Anthrax is a disease of humans and animals, caused by the bacterium Bacillus anthracis, a gram-negative, facultative, anaerobic, nonmotile and spore forming bacterium. It derives its name from the Greek word for coal "anthrakis" because it causes black coal like skin lesions. This disease has been known since antiquity and affects humans who tend animals or come in contact with animals or their infected products. The bacterium often penetrates the body via wounds in the skin and may also infect humans as aerosol or ingestion. The ability of sporulation and resistance of the spores to harsh environmental conditions like heat and humidity, disinfectants and UV radiation makes anthrax the most important biological warfare agent. It is reported that the spores can survive up to 40 years in water or soil. Spores are formed only in the presence of oxygen. Experiments involving detonation of bombs containing Ba. anthracis spores were conducted by US and its allies in the Gruinard Island during the period 1943. After the experiments, live spores were detected in the soil at various depths and took 40 years and tons of formaldehyde to disinfect the island and declare it free of anthrax spores. [5]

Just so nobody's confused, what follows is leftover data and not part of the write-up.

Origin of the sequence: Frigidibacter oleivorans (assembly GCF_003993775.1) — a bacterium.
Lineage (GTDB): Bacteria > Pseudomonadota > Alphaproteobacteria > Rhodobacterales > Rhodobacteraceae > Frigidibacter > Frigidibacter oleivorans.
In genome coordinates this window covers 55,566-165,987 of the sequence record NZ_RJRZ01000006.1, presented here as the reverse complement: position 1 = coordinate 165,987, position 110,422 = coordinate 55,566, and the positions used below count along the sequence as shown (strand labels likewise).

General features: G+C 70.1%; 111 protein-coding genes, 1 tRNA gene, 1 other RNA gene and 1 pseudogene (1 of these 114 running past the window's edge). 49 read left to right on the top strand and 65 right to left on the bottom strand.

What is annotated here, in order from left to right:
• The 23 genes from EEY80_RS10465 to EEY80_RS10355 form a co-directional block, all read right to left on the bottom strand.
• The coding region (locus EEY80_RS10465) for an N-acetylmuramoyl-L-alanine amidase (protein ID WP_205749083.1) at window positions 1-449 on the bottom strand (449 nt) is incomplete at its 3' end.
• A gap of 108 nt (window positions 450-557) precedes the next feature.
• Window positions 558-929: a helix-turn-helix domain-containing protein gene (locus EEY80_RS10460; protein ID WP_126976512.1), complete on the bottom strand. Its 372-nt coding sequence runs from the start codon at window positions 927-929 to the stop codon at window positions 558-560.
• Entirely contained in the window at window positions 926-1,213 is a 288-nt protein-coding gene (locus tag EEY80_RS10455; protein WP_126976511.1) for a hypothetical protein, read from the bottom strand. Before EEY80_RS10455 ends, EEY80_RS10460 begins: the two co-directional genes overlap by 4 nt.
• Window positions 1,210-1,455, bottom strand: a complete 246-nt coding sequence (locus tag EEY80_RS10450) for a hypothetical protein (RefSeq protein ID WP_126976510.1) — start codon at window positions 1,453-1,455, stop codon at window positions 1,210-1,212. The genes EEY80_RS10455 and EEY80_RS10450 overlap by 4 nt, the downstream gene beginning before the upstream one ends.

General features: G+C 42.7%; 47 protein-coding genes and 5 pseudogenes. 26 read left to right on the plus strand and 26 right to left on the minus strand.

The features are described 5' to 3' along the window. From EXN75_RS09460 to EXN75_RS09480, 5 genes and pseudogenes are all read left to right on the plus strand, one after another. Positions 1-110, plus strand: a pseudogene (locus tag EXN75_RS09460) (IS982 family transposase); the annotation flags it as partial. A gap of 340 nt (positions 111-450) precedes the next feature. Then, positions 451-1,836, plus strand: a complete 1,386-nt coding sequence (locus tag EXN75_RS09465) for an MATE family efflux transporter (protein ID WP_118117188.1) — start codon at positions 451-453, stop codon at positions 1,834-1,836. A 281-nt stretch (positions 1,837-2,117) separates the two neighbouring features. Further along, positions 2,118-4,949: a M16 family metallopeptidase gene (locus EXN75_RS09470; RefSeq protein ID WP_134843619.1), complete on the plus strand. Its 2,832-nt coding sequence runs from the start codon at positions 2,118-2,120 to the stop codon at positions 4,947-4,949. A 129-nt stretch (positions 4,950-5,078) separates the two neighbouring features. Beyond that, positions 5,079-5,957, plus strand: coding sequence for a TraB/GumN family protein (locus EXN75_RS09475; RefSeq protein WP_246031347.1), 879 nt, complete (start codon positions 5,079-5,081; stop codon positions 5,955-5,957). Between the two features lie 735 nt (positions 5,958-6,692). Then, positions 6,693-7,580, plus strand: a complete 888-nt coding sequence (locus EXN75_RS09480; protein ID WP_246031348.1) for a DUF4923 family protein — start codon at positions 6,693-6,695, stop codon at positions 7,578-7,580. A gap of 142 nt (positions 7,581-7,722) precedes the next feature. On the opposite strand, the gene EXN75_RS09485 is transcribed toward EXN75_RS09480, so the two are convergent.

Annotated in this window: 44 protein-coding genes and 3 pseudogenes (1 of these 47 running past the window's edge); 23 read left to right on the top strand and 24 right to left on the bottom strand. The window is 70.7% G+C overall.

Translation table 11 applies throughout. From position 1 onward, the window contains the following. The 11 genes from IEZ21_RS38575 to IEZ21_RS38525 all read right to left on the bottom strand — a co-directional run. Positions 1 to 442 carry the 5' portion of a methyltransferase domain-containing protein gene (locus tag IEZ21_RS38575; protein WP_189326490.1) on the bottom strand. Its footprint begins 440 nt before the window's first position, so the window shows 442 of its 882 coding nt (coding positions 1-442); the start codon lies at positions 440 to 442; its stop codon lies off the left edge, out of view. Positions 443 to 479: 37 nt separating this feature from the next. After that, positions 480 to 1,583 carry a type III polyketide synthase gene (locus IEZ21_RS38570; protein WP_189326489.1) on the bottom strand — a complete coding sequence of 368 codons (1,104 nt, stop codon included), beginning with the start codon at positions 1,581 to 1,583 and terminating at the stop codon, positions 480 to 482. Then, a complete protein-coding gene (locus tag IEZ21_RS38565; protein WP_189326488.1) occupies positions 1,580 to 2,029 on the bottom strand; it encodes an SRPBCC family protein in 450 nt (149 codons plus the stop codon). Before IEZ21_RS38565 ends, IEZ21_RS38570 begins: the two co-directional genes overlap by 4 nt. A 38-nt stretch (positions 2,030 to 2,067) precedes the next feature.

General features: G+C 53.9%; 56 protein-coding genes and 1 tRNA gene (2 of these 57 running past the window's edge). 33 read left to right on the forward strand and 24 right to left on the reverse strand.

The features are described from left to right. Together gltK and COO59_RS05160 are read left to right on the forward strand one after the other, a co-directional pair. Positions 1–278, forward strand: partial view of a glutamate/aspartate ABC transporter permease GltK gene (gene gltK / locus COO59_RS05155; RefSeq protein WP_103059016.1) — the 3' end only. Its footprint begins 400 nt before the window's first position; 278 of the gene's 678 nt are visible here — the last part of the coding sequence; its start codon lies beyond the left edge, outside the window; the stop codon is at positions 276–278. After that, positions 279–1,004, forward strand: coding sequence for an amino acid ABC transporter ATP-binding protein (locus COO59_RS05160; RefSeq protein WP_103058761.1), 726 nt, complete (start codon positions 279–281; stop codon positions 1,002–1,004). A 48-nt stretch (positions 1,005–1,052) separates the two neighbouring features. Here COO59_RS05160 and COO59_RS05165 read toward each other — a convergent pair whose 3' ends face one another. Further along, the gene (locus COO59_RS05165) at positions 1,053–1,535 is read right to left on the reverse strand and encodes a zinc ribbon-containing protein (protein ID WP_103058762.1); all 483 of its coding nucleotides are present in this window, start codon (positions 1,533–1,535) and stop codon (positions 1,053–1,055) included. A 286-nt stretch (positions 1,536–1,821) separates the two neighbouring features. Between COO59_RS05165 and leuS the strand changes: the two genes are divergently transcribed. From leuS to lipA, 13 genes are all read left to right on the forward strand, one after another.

Anthrax is prevalent in many parts of the world, and historical accounts have documented outbreaks of the disease in livestock and humans. Herbivores can become infected with anthrax by grazing in pastures that are contaminated with spores. The animals develop bacteremia and contaminate the environment with vegetative cells, which can subsequently sporulate and form spores. When the animal dies due to anthrax, the animal carcasses become infectious, and when the animal decomposes, the spores can again mix with the soil and the transmission cycle continues. Human anthrax naturally occurs in three clinical forms: cutaneous anthrax when spores come in contact with the skin and develop into black lesions, this occurs mostly with the handling of infected animals; gastrointestinal anthrax that occurs by the consumption of infected animal products and undercooked/raw meat, respiratory anthrax that is caused by the inhalation of spores through respiration. The virulence factors of Ba. anthracis consist of toxin and an antiphagocytic capsular polypeptide containing d-glutamic acid. [6] The toxin is composed of three proteins: protective antigen (PA), edema factor (EF) and lethal factor (LF). In India, the incidence of the disease in animals is extremely low and few districts of Tamil Nadu, Andhra Pradesh and Karnataka report cases annually and are considered endemic to this disease. Sporadic cases from humans are also reported from this region. Anthrax in all forms can lead to septicemia and death if untreated; early treatment of cutaneous anthrax is usually cured but in all other forms the recovery depends on the early detection and treatment. The case fatality rates range from 25 to 75% for gastrointestinal anthrax and can reach up to 90-100% in case of inhalation anthrax. The natural source of infection for humans, in naturally acquired disease, is infected livestock and wild animals or contaminated animal products. Human to human transmission is extremely rare and reported only with cutaneous anthrax. Cutaneous anthrax is the most common manifestation of infection with Ba. anthracis. Inhalation anthrax occurs in persons working in certain occupations where spores may be released into the air from contaminated animal products, such as wool industry. The occupation high-risk groups include those who domesticate animals, workers who come in contact with livestock, e.g., veterinarians, animal handlers, abattoir workers and laboratory technicians who handle infected specimens. Anthrax can be treated in its earliest stages with penicillin (often delivered intravenously), tetracycline, ciprofloxacin or doxycycline. Evidence of antibiotic effectiveness comes from use in human and animals infected with Ba. anthracis. Antibiotics related to ciprofloxacin including chloramphenicol, erythromycin and some cephalosporins were also found to be effective. The antibiotic treatment is highly effective in early stage of the disease and becomes largely ineffective in later stages with severe complications. Attenuated spore based vaccine is available for use in animals. Recently, recombinant proteins, mainly the recombinant protective antigen, are used effectively to protect human anthrax and are widely available in many countries. The drawbacks with the recombinant protein based vaccines are short protective efficacy, need of yearly booster doses, side effects and poor tolerance in individuals.